Here, McCormack essentially alleges that the Corizon and IDOC Defendants were deliberately indifferent to a need for surgery to treat McCormack's back injury. In their motions to dismiss, Corizon and IDOC argue the allegations underlying McCormack's Eighth Amendment claim demonstrate the claims are time-barred by the statute of limitations and otherwise fail to allege a cognizable claim for relief.

(1) Statute of Limitations

Both the IDOC and Corizon Defendants argue that McCormack's Eighth Amendment claim is time-barred. They contend that McCormack knew of a potential claim by February 16, 2007, at the latest, and thus the applicable limitations period expired on February 16, 2009. McCormack has not specifically responded to this argument, but his Complaint contains allegations that defeat it in part.

A § 1983 claim is subject to dismissal under Rule 12(b)(6) if it is not brought within the applicable statute of limitations. Kimes v. Stone, 84 F.3d 1121, 1128-29 (9th Cir. 1996). Inasmuch as § 1983 provides a remedy but does not itself confer any substantive rights, the statute of limitation period for filing a § 1983 action is the statute of limitation period for personal injuries in the state where the claim arose. Johns v. County of San Diego, 114 F.3d 874, 878 n.2 (9th Cir. 1997). In Idaho, the statute of limitation period for personal injury actions is two years. Idaho Code § 5-219(4).

"Although state law determines the length of the limitations period, federal law determines when a civil rights claim accrues." Morales v. City of Los Angeles, 214 F.3d 1151, 1153-54 (9th Cir. 2000). Under federal law, "a claim accrues when the plaintiff knows or has reason to know of the injury which is the basis of the action." TwoRivers v. Lewis, 174 F.3d 987, 992 (9th Cir. 1999). Thus, the Idaho statute of limitations runs for two years after the claim accrues under federal law.

McCormack filed his Complaint on July 22, 2013. (Dkt. 2.) According to the principles above, any claims that accrued before July 22, 2011, would be time-barred absent a reason for suspending the limitations period. Taking the factual allegations in the Complaint as true, the Complaint demonstrates McCormack knew of and was being treated for his back injury since July of 2001-long before his incarceration began in May of 2006. (Dkt. 2 ¶¶ 137-144.) In addition, McCormack also knew that he might be a candidate for disc replacement surgery by May of 2005. ( Id. ¶ 142.) On May 19, 2006, McCormack was incarcerated and began receiving treatment for his back "through IDOC." ( Id. ¶ 144.) On February 16, 2007, McCormack filed a "Notice of Claim against [the Corizon and IDOC Defendants], for failing to properly treat his herniated disc." ( Id. 146.) This allegation makes it clear that McCormack knew he had a potential claim for the allegedly inadequate medical treatment by February 16, 2007.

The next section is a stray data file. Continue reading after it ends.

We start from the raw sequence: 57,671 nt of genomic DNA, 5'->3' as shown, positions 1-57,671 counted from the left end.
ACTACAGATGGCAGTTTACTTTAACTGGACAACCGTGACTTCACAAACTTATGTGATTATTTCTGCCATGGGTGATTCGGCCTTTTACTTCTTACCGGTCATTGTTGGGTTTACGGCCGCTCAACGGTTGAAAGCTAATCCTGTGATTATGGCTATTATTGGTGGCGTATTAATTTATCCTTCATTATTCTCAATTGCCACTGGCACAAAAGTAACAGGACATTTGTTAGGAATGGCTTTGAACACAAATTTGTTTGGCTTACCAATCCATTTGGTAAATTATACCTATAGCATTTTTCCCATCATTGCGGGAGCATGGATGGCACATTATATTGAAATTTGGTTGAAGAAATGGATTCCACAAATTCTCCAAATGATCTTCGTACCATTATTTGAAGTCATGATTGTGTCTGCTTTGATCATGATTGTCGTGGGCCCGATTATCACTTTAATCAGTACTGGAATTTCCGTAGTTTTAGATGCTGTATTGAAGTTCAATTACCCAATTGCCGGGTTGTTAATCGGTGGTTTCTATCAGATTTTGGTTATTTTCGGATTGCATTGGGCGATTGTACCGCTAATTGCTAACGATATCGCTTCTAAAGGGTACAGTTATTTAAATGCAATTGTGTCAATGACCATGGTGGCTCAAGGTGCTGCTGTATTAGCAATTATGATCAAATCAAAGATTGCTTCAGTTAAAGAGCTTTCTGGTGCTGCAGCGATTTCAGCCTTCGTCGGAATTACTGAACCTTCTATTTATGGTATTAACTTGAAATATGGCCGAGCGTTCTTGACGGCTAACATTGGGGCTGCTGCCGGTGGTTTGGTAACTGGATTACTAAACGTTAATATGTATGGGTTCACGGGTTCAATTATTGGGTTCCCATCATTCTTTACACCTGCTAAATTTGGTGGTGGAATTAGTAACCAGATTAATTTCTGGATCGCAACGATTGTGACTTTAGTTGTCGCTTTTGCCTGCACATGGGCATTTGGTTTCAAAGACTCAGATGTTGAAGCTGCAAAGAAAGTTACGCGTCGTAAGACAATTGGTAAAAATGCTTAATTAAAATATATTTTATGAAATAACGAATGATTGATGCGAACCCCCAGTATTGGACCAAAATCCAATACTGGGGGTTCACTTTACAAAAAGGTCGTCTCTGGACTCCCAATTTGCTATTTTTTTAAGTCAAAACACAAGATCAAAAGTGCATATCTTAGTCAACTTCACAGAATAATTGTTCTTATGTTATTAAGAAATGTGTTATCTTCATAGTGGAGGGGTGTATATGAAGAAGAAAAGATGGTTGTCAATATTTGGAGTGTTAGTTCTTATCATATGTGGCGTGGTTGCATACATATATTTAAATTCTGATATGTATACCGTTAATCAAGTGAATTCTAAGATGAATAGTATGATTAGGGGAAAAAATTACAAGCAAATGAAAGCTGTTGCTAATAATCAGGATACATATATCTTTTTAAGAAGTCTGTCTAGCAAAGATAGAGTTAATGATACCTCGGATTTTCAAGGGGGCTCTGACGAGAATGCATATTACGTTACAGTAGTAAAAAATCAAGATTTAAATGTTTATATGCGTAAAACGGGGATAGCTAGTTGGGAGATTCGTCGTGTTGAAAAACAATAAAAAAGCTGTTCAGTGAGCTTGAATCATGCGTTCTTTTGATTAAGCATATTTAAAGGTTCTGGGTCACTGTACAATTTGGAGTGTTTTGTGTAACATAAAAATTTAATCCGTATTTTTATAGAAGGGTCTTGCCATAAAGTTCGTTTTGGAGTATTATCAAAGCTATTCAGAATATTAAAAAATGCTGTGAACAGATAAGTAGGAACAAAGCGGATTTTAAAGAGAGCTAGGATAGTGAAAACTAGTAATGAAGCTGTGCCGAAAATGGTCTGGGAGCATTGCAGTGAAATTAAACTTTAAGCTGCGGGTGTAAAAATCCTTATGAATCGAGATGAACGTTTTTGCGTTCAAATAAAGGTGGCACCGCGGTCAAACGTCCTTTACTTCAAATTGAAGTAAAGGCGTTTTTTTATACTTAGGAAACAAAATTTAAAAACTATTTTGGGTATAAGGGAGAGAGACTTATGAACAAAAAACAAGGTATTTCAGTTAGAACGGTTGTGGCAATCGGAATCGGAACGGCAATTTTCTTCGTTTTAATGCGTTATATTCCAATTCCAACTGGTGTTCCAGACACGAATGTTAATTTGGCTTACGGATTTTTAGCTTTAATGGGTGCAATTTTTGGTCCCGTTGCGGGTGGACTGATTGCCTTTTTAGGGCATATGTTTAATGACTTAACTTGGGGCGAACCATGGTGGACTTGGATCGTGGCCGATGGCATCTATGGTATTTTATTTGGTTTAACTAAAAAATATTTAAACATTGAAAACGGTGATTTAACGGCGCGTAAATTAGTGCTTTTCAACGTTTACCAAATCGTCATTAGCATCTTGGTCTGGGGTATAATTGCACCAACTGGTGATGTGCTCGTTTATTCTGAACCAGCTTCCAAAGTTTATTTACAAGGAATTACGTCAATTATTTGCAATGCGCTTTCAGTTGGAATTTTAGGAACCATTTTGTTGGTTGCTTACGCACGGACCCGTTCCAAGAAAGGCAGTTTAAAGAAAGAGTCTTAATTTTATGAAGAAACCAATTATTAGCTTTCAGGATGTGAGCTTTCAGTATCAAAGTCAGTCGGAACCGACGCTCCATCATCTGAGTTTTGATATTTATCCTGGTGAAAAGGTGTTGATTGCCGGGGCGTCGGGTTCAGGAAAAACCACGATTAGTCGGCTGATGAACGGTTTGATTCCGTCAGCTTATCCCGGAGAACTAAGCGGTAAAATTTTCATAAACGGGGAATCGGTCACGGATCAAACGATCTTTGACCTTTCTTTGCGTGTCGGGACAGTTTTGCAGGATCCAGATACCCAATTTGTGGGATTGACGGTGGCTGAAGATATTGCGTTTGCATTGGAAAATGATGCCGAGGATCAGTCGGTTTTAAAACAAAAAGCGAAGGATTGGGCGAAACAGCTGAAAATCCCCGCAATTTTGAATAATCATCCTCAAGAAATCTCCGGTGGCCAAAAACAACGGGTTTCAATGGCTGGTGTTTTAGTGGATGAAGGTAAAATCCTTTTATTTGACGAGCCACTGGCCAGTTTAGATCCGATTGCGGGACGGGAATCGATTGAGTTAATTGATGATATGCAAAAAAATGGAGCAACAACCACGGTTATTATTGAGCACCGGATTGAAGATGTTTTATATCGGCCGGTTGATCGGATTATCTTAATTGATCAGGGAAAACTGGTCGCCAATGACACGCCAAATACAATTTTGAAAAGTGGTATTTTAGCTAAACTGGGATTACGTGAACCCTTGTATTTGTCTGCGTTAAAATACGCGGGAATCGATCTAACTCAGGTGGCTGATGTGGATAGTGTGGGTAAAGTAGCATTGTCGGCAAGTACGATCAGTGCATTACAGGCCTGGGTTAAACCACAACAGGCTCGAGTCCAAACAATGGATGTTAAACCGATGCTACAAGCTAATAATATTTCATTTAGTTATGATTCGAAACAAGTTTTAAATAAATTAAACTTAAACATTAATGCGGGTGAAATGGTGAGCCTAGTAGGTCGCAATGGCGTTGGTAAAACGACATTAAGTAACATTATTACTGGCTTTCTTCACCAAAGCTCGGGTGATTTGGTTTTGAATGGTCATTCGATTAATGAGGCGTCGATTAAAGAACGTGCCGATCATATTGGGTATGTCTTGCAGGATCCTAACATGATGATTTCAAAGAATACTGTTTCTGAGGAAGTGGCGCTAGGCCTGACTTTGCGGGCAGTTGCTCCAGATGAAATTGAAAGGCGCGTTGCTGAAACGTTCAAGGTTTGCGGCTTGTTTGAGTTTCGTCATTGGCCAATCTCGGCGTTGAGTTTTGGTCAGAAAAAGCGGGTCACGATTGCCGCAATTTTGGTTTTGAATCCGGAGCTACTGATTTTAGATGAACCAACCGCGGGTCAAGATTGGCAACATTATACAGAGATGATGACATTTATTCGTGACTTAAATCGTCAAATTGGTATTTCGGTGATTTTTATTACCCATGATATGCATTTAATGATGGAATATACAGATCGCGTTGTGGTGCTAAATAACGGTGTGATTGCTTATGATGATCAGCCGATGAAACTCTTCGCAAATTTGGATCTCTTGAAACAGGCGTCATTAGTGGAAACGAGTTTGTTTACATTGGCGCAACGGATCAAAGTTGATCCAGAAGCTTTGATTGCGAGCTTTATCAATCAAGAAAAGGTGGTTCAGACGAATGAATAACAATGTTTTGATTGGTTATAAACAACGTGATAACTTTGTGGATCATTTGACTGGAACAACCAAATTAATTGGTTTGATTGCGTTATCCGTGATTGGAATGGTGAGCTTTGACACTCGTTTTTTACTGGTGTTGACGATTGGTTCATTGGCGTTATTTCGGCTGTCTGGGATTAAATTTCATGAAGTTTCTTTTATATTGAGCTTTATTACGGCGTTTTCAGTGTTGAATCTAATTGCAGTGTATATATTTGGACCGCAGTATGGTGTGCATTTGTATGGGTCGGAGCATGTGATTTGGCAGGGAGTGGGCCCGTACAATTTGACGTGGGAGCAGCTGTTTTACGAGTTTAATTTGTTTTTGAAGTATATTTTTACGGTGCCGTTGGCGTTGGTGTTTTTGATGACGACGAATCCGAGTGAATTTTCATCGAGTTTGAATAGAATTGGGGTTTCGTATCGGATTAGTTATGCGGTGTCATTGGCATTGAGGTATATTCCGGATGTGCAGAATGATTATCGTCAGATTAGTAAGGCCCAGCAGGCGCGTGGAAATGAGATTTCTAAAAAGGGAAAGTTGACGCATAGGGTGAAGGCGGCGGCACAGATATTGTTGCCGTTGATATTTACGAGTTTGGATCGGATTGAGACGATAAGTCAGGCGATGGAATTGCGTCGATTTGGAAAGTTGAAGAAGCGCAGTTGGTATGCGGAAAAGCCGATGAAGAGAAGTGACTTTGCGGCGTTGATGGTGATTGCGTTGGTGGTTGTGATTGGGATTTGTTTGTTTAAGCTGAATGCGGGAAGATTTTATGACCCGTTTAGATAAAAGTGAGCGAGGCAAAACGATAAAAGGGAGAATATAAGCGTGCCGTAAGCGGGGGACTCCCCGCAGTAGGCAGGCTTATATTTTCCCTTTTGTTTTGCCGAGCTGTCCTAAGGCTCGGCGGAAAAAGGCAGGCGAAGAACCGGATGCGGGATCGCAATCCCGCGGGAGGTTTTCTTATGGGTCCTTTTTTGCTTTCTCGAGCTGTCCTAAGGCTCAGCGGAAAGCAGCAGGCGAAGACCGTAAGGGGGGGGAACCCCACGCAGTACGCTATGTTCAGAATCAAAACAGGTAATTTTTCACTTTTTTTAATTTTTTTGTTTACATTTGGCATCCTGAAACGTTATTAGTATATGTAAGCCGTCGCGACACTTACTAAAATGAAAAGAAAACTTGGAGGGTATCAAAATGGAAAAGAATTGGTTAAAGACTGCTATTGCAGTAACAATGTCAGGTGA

However, the inquiry does not end here. The Ninth Circuit recently has clarified the claim accrual analysis in § 1983 cases where a prisoner alleges present harm from past wrongful conduct. See Pouncil v. Tilton, 704 F.3d 568, 576-81 (9th Cir. 2012), cert. denied 134 S.Ct. 76 (2013). The Pouncil court explained that claims based on "the delayed, but inevitable, consequence" of conduct outside the limitations period are time-barred. Id. at 581. On the other hand, the Pouncil court recognized that claims based on an "independently wrongful, discrete act" inside the limitations period are actionable because the act "begin[s] the running of the statute of limitations anew." Id.

By and large, McCormack's Eighth Amendment claim turns on the delayed but inevitable consequences of treatment decisions made in 2008 or earlier. (Dkt. 2 ¶¶ 145-147.) The Complaint includes precisely one allegation of a wrongful act related to medical treatment after July 22, 2011. McCormack contends that, in October of 2012, unspecified defendants "simply lied to [him] by telling him there was no injury which required surgery." ( Id. ¶ 147.) Although any claim premised on prison officials' alleged failure to surgically repair McCormack's back accrued by February of 2007, this alleged lie is an independently wrongful, discrete act. See, e.g, Estelle v. Gamble, 429 U.S. 97, 106 (1976) (Deliberate indifference can be "manifested by prison doctors in their response to the prisoner's needs or by prison guards in intentionally denying or delaying access to medical care or intentionally interfering with the treatment once prescribed."). An Eighth Amendment claim premised on the alleged lie is not time-barred because the act occurred within the limitations period-that is, after July 22, 2011. On the other hand, claims related to the consequences of conduct before July 22, 2011, have missed the statute of limitation deadline.

If a plaintiff cannot show that his claim accrued during the statute of limitation period, he still may file a lawsuit beyond the statute of limitation deadline if he can show the statute of limitation should have been tolled (or stopped) during the period within which he should have filed the lawsuit. In a civil rights case such as this, state law tolling provisions apply unless important federal policy will be undermined. See Johnson v. Ry. Express Agency, Inc., 421 U.S. 454, 464-65 (1975).